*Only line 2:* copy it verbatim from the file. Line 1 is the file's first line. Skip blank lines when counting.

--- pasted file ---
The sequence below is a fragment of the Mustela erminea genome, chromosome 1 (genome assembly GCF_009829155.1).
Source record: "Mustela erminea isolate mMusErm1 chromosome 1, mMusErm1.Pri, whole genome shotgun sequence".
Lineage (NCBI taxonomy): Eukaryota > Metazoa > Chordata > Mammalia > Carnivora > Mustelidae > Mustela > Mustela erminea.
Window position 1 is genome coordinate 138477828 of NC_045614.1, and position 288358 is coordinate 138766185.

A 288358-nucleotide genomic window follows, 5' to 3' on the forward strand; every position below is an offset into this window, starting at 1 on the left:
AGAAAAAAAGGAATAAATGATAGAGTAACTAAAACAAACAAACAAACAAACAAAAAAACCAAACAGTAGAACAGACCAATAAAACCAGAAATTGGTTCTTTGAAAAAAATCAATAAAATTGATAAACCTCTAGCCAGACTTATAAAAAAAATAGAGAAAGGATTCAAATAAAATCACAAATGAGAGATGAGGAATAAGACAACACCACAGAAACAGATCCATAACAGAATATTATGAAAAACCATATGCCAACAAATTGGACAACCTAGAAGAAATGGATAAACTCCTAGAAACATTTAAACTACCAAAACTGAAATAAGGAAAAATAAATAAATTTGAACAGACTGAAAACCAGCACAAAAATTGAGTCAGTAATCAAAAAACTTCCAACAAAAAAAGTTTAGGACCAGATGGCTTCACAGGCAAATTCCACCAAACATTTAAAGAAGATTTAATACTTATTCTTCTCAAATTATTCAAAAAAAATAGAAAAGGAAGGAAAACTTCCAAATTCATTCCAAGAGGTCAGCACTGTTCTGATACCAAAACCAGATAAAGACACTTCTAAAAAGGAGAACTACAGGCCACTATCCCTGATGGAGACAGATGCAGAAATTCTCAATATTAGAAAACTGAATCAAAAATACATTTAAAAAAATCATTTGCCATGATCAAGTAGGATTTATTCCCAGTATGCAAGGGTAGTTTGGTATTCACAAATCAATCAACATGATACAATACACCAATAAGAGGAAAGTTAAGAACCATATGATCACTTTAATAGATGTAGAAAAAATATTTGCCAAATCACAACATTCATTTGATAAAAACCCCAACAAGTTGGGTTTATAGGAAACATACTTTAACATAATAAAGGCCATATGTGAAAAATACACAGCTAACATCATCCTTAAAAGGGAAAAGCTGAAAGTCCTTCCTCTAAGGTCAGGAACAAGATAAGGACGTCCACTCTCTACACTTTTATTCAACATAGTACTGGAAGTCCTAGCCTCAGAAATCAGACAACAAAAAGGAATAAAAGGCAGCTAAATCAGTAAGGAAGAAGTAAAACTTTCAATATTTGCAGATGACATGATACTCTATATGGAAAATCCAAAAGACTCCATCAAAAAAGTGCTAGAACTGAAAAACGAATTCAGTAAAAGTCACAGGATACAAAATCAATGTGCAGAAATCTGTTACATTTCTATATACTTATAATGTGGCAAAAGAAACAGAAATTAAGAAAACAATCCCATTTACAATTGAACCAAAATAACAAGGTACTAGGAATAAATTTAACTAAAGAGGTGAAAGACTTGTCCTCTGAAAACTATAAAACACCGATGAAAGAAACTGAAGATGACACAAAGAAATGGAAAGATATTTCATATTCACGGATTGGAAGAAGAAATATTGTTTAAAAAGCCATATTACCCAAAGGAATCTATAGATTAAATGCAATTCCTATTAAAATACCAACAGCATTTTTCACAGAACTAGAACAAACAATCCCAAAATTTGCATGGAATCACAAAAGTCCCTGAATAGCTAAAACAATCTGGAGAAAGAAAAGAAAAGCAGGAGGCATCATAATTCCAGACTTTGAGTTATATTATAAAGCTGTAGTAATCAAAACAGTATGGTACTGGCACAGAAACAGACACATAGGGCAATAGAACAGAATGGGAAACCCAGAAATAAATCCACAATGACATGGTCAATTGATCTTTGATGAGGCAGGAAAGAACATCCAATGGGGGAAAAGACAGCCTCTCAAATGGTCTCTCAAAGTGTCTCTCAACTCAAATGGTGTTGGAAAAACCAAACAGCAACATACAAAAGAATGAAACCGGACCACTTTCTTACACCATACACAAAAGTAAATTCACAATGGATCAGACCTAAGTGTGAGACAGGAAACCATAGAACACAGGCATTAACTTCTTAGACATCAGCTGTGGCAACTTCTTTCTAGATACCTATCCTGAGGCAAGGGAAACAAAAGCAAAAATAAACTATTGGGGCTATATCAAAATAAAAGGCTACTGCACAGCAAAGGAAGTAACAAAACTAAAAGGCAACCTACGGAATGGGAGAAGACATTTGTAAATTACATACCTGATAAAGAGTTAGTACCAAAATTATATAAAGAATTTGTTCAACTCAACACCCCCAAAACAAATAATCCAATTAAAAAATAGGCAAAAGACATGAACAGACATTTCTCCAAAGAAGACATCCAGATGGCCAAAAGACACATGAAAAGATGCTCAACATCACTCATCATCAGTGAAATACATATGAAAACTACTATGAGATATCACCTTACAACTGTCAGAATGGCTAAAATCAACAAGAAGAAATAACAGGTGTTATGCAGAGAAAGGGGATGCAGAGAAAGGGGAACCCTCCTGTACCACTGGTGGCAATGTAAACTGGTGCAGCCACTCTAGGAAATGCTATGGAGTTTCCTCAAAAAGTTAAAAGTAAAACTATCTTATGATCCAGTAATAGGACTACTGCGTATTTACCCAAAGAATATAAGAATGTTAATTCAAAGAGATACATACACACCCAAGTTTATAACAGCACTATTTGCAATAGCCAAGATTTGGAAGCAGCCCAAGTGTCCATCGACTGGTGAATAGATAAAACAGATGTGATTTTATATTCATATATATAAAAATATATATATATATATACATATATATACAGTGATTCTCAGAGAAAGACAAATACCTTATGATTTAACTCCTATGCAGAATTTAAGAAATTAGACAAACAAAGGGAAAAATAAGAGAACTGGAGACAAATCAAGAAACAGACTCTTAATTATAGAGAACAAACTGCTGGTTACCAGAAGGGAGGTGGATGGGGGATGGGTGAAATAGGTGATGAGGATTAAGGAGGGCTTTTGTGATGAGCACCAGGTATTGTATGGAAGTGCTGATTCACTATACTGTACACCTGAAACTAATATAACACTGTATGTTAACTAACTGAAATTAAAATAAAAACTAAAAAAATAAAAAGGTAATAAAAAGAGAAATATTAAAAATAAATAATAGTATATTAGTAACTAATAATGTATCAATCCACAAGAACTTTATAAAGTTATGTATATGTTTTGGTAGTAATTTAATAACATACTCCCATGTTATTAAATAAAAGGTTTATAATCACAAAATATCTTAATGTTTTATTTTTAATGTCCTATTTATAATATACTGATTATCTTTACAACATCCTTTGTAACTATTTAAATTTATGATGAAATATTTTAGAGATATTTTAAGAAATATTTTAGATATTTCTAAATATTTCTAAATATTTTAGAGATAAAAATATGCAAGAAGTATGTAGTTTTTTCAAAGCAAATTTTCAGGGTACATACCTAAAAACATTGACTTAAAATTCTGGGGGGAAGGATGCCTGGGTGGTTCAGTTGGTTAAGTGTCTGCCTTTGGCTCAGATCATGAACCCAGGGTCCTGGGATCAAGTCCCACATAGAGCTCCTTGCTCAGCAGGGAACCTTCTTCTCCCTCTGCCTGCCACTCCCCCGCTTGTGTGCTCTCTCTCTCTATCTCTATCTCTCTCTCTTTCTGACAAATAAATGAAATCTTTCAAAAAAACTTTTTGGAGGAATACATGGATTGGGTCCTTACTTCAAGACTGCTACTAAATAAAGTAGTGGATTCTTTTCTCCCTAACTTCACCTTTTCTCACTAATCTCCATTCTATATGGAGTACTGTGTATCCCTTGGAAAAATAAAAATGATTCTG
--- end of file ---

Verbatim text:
Source record: "Mustela erminea isolate mMusErm1 chromosome 1, mMusErm1.Pri, whole genome shotgun sequence".